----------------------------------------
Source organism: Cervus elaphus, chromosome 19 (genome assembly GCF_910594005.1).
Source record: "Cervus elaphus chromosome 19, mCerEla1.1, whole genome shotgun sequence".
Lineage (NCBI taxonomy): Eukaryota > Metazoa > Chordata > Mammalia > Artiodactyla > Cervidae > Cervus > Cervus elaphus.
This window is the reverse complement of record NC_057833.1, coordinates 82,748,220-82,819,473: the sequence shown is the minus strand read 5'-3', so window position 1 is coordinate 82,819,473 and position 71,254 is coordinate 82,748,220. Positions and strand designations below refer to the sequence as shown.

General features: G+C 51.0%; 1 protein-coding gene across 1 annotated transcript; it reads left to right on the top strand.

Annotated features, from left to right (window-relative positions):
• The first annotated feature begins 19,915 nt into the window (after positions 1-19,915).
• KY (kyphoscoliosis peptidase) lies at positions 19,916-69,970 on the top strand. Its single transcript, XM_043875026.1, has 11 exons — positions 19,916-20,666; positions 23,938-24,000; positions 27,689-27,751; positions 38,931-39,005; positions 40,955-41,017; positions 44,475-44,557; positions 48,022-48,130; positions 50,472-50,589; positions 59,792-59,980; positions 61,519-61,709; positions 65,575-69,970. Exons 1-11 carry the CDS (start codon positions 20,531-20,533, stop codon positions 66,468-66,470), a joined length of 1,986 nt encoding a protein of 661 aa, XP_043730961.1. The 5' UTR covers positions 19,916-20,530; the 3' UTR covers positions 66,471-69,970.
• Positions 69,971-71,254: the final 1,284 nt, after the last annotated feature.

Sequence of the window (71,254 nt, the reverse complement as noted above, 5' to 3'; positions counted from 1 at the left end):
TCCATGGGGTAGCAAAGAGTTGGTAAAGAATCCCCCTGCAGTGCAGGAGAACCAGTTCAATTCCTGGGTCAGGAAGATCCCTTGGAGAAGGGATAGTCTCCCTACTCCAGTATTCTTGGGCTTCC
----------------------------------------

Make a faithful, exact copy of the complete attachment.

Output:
Source organism: Cervus elaphus, chromosome 19 (genome assembly GCF_910594005.1).
Source record: "Cervus elaphus chromosome 19, mCerEla1.1, whole genome shotgun sequence".
Lineage (NCBI taxonomy): Eukaryota > Metazoa > Chordata > Mammalia > Artiodactyla > Cervidae > Cervus > Cervus elaphus.
This window is the reverse complement of record NC_057833.1, coordinates 82,748,220-82,819,473: the sequence shown is the minus strand read 5'-3', so window position 1 is coordinate 82,819,473 and position 71,254 is coordinate 82,748,220. Positions and strand designations below refer to the sequence as shown.

General features: G+C 51.0%; 1 protein-coding gene across 1 annotated transcript; it reads left to right on the top strand.

Annotated features, from left to right (window-relative positions):
• The first annotated feature begins 19,915 nt into the window (after positions 1-19,915).
• KY (kyphoscoliosis peptidase) lies at positions 19,916-69,970 on the top strand. Its single transcript, XM_043875026.1, has 11 exons — positions 19,916-20,666; positions 23,938-24,000; positions 27,689-27,751; positions 38,931-39,005; positions 40,955-41,017; positions 44,475-44,557; positions 48,022-48,130; positions 50,472-50,589; positions 59,792-59,980; positions 61,519-61,709; positions 65,575-69,970. Exons 1-11 carry the CDS (start codon positions 20,531-20,533, stop codon positions 66,468-66,470), a joined length of 1,986 nt encoding a protein of 661 aa, XP_043730961.1. The 5' UTR covers positions 19,916-20,530; the 3' UTR covers positions 66,471-69,970.
• Positions 69,971-71,254: the final 1,284 nt, after the last annotated feature.

Sequence of the window (71,254 nt, the reverse complement as noted above, 5' to 3'; positions counted from 1 at the left end):
TCCATGGGGTAGCAAAGAGTTGGTAAAGAATCCCCCTGCAGTGCAGGAGAACCAGTTCAATTCCTGGGTCAGGAAGATCCCTTGGAGAAGGGATAGTCTCCCTACTCCAGTATTCTTGGGCTTCC